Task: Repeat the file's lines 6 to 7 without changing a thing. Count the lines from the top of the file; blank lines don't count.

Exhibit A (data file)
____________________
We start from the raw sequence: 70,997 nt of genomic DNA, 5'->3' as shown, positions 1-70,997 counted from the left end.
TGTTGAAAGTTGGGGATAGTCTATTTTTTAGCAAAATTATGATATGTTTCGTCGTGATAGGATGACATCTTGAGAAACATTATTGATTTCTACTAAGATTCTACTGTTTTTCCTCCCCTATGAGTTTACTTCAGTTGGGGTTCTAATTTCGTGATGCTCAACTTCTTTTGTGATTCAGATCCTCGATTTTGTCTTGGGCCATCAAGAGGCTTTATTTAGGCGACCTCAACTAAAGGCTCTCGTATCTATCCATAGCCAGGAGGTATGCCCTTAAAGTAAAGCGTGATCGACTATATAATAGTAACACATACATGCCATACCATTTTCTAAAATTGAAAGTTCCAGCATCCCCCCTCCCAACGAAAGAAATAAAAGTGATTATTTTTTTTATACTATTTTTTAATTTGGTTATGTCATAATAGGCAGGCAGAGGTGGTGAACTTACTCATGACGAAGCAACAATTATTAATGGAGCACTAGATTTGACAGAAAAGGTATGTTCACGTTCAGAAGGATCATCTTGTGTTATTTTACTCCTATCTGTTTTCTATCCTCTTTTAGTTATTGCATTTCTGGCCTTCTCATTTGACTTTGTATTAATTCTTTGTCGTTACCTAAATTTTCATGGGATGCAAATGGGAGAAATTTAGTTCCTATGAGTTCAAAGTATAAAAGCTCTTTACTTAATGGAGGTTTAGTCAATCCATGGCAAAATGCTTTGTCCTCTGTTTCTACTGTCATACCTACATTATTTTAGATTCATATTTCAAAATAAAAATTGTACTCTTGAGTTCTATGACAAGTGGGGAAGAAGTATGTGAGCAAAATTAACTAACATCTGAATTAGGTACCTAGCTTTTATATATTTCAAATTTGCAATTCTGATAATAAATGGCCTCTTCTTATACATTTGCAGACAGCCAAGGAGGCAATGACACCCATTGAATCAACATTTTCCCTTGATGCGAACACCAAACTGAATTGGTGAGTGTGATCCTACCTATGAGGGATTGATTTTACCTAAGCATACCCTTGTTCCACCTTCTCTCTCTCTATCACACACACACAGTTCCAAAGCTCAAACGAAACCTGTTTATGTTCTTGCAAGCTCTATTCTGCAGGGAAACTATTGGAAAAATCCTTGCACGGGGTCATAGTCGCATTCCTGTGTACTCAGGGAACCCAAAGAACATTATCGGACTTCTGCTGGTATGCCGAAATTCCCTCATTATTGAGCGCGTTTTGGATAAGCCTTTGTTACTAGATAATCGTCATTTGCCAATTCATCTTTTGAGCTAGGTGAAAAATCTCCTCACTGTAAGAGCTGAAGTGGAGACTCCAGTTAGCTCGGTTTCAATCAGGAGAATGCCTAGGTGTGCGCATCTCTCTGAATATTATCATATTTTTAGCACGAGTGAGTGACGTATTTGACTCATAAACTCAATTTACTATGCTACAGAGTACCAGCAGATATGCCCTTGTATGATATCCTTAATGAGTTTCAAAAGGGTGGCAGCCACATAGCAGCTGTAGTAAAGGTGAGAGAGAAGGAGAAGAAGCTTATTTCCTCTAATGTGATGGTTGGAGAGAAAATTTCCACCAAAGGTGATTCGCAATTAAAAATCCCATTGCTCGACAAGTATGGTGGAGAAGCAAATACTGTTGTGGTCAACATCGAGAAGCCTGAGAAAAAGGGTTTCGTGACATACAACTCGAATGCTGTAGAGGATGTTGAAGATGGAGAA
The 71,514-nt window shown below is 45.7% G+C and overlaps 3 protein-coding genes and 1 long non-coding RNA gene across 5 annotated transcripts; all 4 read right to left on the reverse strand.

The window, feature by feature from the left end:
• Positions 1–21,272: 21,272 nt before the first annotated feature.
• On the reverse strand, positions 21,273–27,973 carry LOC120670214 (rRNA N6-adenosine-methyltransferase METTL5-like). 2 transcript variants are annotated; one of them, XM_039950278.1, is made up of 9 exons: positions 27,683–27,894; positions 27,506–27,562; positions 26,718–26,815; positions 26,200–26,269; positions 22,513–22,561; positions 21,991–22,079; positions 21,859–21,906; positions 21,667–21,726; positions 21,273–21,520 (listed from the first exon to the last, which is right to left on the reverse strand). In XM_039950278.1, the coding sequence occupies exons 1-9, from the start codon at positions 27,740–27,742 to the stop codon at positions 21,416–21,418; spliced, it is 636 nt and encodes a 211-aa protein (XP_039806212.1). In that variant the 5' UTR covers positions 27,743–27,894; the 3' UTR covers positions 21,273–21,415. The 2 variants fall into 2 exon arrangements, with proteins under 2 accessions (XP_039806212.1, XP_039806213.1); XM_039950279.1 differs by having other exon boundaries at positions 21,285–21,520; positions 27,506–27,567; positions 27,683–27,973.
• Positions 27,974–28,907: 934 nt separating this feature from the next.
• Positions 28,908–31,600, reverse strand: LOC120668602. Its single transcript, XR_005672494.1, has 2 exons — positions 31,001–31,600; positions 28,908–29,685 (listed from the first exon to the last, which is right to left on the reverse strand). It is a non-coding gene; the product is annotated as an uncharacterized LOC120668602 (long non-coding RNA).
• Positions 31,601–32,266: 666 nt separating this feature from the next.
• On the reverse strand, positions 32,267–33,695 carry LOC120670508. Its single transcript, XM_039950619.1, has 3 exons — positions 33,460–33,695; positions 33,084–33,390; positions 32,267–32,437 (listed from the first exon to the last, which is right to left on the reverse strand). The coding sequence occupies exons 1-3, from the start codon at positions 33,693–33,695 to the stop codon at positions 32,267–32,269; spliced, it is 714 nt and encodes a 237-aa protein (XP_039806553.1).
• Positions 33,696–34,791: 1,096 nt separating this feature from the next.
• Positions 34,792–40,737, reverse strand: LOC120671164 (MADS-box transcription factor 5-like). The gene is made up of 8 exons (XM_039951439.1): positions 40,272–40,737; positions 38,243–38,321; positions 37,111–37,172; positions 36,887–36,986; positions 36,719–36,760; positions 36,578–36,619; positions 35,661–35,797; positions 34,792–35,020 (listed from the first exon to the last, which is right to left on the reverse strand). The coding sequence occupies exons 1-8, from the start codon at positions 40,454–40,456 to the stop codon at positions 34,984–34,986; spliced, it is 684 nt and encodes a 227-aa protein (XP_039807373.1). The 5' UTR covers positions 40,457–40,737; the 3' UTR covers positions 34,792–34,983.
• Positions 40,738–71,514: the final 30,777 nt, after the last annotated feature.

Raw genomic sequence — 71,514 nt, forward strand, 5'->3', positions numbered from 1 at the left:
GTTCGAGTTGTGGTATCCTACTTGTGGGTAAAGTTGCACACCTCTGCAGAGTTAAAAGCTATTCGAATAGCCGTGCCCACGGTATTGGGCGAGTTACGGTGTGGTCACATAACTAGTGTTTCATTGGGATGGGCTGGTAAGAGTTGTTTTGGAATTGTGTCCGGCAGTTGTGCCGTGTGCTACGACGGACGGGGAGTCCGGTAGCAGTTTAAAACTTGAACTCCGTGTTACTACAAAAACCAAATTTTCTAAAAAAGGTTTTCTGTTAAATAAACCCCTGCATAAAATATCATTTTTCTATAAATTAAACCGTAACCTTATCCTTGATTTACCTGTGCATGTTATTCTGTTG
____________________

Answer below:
• On the reverse strand, positions 21,273–27,973 carry LOC120670214 (rRNA N6-adenosine-methyltransferase METTL5-like). 2 transcript variants are annotated; one of them, XM_039950278.1, is made up of 9 exons: positions 27,683–27,894; positions 27,506–27,562; positions 26,718–26,815; positions 26,200–26,269; positions 22,513–22,561; positions 21,991–22,079; positions 21,859–21,906; positions 21,667–21,726; positions 21,273–21,520 (listed from the first exon to the last, which is right to left on the reverse strand). In XM_039950278.1, the coding sequence occupies exons 1-9, from the start codon at positions 27,740–27,742 to the stop codon at positions 21,416–21,418; spliced, it is 636 nt and encodes a 211-aa protein (XP_039806212.1). In that variant the 5' UTR covers positions 27,743–27,894; the 3' UTR covers positions 21,273–21,415. The 2 variants fall into 2 exon arrangements, with proteins under 2 accessions (XP_039806212.1, XP_039806213.1); XM_039950279.1 differs by having other exon boundaries at positions 21,285–21,520; positions 27,506–27,567; positions 27,683–27,973.
• Positions 27,974–28,907: 934 nt separating this feature from the next.